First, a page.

Place and Date: Virginia, Appomattox campaign, Sailors Creek, March 29 to April 9, 1865. Entered service at Winchester, Virginia. Birthdate: unknown.
Date Of Issue: 25 April 1865.
Place: Washington, D.C., 3 May 1865.
Note: Was Chief Civilian Scout for Major General Philip H. Sheridan’s Cavalry Corps, which consisted of VI and XIX Corps.
Captured flag of Brigadier General Rufus Barringer’s headquarters brigade.
The following flag is listed as headquarter flag of General Rufus Barringer. After the promotion of James B.Gordon to Brigadier General, Barringer was put into command of the 1st NC Cavalry. When Gordon was killed, Barringer received his promotion to General and was now in charge of the North Carolina Brigade in the Cavalry Corps of the Army of Northern Virginia. So this is probably the last flag the 1st NC Cavalry followed into battle. At least US archives list this flag together with the regiment.
On morning of April, 6, 1865, a small party of federal soldiers, dressed as Confederates, captured General Barringer and his guard. Together with the General this flag was captured also.
Remarkable is that this flag, although used by cavalry, has with 47×47 inches the size of an Infantry Battle Flag of the Army of Northern Virginia. The blue cross bars are 5inches wide, the white stripes are 0.5 inches. The flag has 13 white applied five pointed stars on both sides, at 3.25 – 3.5 inches in diameter. The white frame arround the flag has a width of 2 inches. The flag is made of so called Bunting, with only the white parts being cotton. The flag is now in the North Carolina Museum of History in Raleigh, NC.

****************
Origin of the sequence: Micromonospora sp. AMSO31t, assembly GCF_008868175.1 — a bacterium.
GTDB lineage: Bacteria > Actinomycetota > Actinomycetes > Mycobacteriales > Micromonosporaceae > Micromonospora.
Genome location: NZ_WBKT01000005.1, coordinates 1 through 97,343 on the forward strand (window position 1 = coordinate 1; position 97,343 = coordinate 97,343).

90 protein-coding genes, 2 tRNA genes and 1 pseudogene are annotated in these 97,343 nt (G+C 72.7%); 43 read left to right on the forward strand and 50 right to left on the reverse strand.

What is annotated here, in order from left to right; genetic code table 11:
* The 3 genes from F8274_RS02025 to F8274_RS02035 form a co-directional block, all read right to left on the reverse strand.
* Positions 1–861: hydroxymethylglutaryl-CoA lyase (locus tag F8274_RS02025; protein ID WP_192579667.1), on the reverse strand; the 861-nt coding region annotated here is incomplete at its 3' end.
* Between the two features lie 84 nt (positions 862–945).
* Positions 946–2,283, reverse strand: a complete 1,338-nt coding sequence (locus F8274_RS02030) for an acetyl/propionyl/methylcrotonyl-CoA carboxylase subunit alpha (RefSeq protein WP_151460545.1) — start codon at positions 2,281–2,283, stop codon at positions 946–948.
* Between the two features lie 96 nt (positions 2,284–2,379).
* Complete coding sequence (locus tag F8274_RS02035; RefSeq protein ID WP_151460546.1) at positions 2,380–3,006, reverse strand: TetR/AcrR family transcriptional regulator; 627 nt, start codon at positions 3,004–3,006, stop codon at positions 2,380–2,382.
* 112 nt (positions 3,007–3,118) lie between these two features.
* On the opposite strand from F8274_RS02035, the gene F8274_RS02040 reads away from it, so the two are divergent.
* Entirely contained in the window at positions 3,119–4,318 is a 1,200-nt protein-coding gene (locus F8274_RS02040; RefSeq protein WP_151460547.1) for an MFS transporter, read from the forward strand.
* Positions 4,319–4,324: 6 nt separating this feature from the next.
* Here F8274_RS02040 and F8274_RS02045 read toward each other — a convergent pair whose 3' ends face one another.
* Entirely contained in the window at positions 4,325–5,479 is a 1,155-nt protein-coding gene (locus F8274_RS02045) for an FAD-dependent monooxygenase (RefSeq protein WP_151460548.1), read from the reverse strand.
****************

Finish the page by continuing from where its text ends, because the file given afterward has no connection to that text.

After putting together the pieces, I was directed toward the unit he was in. Not only did he serve as a civilian scout in this famous unit, he was also called upon for a covert operation in Mexico in which he was killed. Here is the story I found while at David Phillip’s excellent website on the subject:
Why America took interest in what was happening in Mexico
Following Lee’s surrender at Appomattox, Grant knew that a large Confederate army remained in Texas. Of equal concern, a large European army composed of French, Austrian, and Belgian troops were fighting among side Imperial Mexican soldiers supporting Maximilian, an Austrian prince. Grant’s fear involved the creation of an allied army of former Confederates, Europeans, and Imperial Mexicans that would continue the Civil War out of Mexican territory. He quickly ordered Sheridan and a large number of veteran Union troops to move west.
While the records are vague and confusing, there are indications that two separate – and compartmented – programs were developed. The first was encouraged, if not ordered, by Grant that resulted in a former general, Lew Wallace, managing an essentially civilian-mercenary effort. The second program involved US Army officers and enlisted soldiers serving as advisors, trainers, and in some cases they may have participated in combat operations.